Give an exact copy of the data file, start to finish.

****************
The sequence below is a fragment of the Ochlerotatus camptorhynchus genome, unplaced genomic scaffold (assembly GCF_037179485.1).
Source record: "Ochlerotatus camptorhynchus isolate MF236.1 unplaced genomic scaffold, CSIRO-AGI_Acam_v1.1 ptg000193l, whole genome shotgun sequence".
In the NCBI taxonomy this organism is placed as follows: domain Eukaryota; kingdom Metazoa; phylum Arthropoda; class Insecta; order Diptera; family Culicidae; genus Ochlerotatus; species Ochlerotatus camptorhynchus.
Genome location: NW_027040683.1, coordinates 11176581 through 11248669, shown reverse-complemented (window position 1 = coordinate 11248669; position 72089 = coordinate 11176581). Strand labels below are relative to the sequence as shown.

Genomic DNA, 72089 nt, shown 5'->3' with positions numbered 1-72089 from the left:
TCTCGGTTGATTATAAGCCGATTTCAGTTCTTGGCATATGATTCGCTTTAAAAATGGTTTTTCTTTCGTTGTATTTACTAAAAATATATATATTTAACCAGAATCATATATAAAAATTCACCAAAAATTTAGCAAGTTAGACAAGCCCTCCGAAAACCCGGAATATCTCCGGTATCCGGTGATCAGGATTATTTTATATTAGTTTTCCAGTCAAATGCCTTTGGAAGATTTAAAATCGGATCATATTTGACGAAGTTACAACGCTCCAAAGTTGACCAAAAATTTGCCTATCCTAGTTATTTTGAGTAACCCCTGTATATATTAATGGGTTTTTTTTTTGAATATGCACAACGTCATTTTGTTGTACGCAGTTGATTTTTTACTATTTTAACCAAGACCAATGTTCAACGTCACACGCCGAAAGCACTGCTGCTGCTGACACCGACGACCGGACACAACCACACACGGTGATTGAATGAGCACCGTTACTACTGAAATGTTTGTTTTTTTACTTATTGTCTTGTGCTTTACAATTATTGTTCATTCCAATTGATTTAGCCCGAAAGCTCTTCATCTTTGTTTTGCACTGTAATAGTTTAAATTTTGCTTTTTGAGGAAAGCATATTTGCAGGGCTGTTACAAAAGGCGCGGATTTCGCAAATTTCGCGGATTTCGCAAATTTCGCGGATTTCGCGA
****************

The sequence below is a fragment of the Ochlerotatus camptorhynchus genome, unplaced genomic scaffold (assembly GCF_037179485.1).
Source record: "Ochlerotatus camptorhynchus isolate MF236.1 unplaced genomic scaffold, CSIRO-AGI_Acam_v1.1 ptg000193l, whole genome shotgun sequence".
In the NCBI taxonomy this organism is placed as follows: domain Eukaryota; kingdom Metazoa; phylum Arthropoda; class Insecta; order Diptera; family Culicidae; genus Ochlerotatus; species Ochlerotatus camptorhynchus.
Genome location: NW_027040683.1, coordinates 11176581 through 11248669, shown reverse-complemented (window position 1 = coordinate 11248669; position 72089 = coordinate 11176581). Strand labels below are relative to the sequence as shown.

Genomic DNA, 72089 nt, shown 5'->3' with positions numbered 1-72089 from the left:
TCTCGGTTGATTATAAGCCGATTTCAGTTCTTGGCATATGATTCGCTTTAAAAATGGTTTTTCTTTCGTTGTATTTACTAAAAATATATATATTTAACCAGAATCATATATAAAAATTCACCAAAAATTTAGCAAGTTAGACAAGCCCTCCGAAAACCCGGAATATCTCCGGTATCCGGTGATCAGGATTATTTTATATTAGTTTTCCAGTCAAATGCCTTTGGAAGATTTAAAATCGGATCATATTTGACGAAGTTACAACGCTCCAAAGTTGACCAAAAATTTGCCTATCCTAGTTATTTTGAGTAACCCCTGTATATATTAATGGGTTTTTTTTTTGAATATGCACAACGTCATTTTGTTGTACGCAGTTGATTTTTTACTATTTTAACCAAGACCAATGTTCAACGTCACACGCCGAAAGCACTGCTGCTGCTGACACCGACGACCGGACACAACCACACACGGTGATTGAATGAGCACCGTTACTACTGAAATGTTTGTTTTTTTACTTATTGTCTTGTGCTTTACAATTATTGTTCATTCCAATTGATTTAGCCCGAAAGCTCTTCATCTTTGTTTTGCACTGTAATAGTTTAAATTTTGCTTTTTGAGGAAAGCATATTTGCAGGGCTGTTACAAAAGGCGCGGATTTCGCAAATTTCGCGGATTTCGCAAATTTCGCGGATTTCGCGA